(Sorry for the length.)

posted by stavrosthewonderchicken at 8:08 PM on October 25, 2001

Stavros: it occurred to me as I read your comments above, how odd it was without you here the past couple of days. In a community as large and diverse as this, and with everything going on, I was able to notice you were gone.

And I don't say this to toot my own horn, but to say that how amazing it seems to me that when you spend enough time here (some of us, way too much--and I am looking towards Portugal right now), you start to think of people you've never met as friends.

I used to make fun of people who talked about the friends that they made online. Now, not so much.

As someone who also got bad news this week, let me just say that the thoughts of someone you've never actually met are on a child that he knows nothing about. And even though he's mostly an atheist (or at best, a really, really bad Catholic) he's saying a few prayers. Peace be with you.
posted by ColdChef at 9:12 PM on October 25, 2001

hopes and well wishes to your friends and their daughter, stavros.

It's a vital, human element of our lives, that we can care about things without being personally tied to them. It's what makes it possible to be happy for people even when their successes don't benefit you, and to sacrifice your own interests in order to help complete stangers. There isn't anything sad about it (to speak to the very first question here) -- not in the slightest.
posted by mattpfeff at 9:13 PM on October 25, 2001

do we all live vicariously through others? No.

is it the mark of a lonely person? No.

or does being an online community member create a new form of emotional attachment, eg, caring a surprising amount for people you have never known? Yes.

I miss people when they don't post for days at a time. I think is so and so on vacation, out of pocket, ill, or having problems. I have friends offline that care about, in a different way than those I've "meet" online.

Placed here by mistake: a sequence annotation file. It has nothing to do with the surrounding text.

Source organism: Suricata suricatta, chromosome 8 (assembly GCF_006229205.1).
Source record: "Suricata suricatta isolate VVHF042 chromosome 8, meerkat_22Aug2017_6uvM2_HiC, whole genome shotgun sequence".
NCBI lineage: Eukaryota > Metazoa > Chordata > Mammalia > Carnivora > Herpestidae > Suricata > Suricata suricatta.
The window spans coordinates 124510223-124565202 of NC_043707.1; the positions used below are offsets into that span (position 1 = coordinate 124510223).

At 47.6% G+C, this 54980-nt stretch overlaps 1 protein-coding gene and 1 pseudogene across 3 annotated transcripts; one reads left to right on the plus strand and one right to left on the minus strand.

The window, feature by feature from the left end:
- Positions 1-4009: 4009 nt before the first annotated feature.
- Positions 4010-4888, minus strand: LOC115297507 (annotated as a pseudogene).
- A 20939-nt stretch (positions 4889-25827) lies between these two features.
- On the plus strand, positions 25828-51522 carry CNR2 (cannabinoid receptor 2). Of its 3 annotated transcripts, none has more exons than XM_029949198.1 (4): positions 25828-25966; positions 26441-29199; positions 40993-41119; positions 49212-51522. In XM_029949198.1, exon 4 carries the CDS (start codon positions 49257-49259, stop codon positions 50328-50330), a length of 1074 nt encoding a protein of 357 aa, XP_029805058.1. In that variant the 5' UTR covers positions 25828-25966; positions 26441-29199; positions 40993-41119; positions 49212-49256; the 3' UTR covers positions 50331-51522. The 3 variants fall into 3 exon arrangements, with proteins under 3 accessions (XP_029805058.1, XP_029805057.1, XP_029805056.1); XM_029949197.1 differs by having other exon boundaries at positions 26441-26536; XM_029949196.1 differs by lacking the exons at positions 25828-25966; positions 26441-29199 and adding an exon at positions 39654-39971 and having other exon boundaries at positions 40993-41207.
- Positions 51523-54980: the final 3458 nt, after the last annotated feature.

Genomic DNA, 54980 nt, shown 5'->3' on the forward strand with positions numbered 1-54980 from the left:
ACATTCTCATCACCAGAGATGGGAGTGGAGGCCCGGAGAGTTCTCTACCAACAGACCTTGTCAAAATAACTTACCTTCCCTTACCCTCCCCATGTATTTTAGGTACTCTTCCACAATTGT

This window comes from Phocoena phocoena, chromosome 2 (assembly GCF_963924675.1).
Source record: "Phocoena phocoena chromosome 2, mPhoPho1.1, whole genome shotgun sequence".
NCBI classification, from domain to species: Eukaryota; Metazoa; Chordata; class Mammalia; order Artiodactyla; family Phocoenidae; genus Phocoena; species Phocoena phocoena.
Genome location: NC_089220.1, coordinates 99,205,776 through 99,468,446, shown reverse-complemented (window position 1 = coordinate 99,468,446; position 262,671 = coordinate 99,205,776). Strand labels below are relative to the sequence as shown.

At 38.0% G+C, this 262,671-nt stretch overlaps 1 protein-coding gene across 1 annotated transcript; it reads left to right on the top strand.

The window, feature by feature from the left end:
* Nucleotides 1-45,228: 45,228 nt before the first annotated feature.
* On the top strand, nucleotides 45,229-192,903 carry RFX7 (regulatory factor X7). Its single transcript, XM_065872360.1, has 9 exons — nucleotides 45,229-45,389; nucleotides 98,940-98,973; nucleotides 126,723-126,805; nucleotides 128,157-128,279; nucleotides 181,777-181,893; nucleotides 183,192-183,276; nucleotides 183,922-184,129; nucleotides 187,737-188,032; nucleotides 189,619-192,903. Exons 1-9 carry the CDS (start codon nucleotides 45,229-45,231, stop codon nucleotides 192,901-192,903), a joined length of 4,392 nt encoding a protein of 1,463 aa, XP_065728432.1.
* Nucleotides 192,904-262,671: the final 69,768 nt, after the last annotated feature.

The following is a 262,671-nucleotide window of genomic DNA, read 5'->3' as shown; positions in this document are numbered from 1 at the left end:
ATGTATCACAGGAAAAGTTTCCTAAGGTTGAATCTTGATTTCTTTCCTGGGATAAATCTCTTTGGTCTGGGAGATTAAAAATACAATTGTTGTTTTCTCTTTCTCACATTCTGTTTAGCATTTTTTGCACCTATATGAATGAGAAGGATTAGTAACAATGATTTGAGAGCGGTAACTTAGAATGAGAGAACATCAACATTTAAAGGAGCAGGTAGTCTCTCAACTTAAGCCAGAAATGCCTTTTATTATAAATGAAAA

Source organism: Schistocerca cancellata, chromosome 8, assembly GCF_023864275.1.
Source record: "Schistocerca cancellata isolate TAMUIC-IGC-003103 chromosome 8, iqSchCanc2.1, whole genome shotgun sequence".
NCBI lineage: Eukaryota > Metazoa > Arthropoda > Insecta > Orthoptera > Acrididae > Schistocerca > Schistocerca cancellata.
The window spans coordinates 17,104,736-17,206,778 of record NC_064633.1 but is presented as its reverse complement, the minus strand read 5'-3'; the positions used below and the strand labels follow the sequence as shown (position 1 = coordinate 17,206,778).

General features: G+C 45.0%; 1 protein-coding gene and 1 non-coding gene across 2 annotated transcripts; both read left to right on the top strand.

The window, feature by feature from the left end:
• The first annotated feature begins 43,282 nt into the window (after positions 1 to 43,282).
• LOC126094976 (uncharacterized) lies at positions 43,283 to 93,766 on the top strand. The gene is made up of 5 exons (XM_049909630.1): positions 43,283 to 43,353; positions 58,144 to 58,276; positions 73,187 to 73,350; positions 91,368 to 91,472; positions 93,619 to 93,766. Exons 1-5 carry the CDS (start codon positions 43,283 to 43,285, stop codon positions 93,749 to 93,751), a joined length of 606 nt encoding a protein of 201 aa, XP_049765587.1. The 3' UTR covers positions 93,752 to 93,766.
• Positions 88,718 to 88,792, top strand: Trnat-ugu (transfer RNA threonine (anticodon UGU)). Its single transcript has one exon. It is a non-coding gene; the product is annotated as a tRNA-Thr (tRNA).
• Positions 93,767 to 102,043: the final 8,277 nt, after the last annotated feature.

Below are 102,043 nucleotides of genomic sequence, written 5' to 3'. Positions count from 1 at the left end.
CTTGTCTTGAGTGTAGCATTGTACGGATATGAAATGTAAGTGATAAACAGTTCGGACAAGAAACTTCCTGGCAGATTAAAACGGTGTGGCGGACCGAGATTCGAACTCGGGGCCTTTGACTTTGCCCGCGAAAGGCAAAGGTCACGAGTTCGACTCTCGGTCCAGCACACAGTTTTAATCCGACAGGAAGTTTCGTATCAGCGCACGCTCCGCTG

stavros, hope your friends kiddo is okay. Good treatments out there for leukemia these days.

posted by bjgeiger at 4:52 AM on October 26, 2001

Stavros is a real friend. A lot of my so-called real friends are way more off-line than he is. Here at Metafilter we all bare our hearts and so strangers can cut to the chase and get to know each other that much quicker. It's not "therapy", as some say. It's honesty. I remember how happy I was when Max, Kafkaesque's nephew, was born. It might also be selfishness, i.e., cheer stavrosthewonderchicken up so he can continue amusing us and making us think.
It's brave to come out with things instead of misdirecting worry and grief into aggression or nonsense. Well, not nonsense then, considering who we're talking about. :-)
What a guy! I miss you terribly, have been teasing and soliciting you, in the most whorish way, for two days now. So rejoin the gang as soon as you possibly can, before all the wind goes out of our sails.
I'm with bjgeiger - things will only get better for the little girl from now on.

posted by MiguelCardoso at 6:18 AM on October 26, 2001

It's true. Miguel was very ebullient in his vicarious joy at my avuncularness.

You're a swell guy Mr Cardoso. It's hard to believe your wide-eyed optimism isn't a front sometimes. Don't worry, I won't tell anyone about your plans world domi–

posted by Kafkaesque at 8:58 AM on October 26, 2001

It is like crack. I love this place, but sometimes I fucking hate it too.
posted by stavrosthewonderchicken at 10:06 AM on October 26, 2001

sounds like my family...
posted by o2b at 12:11 PM on October 26, 2001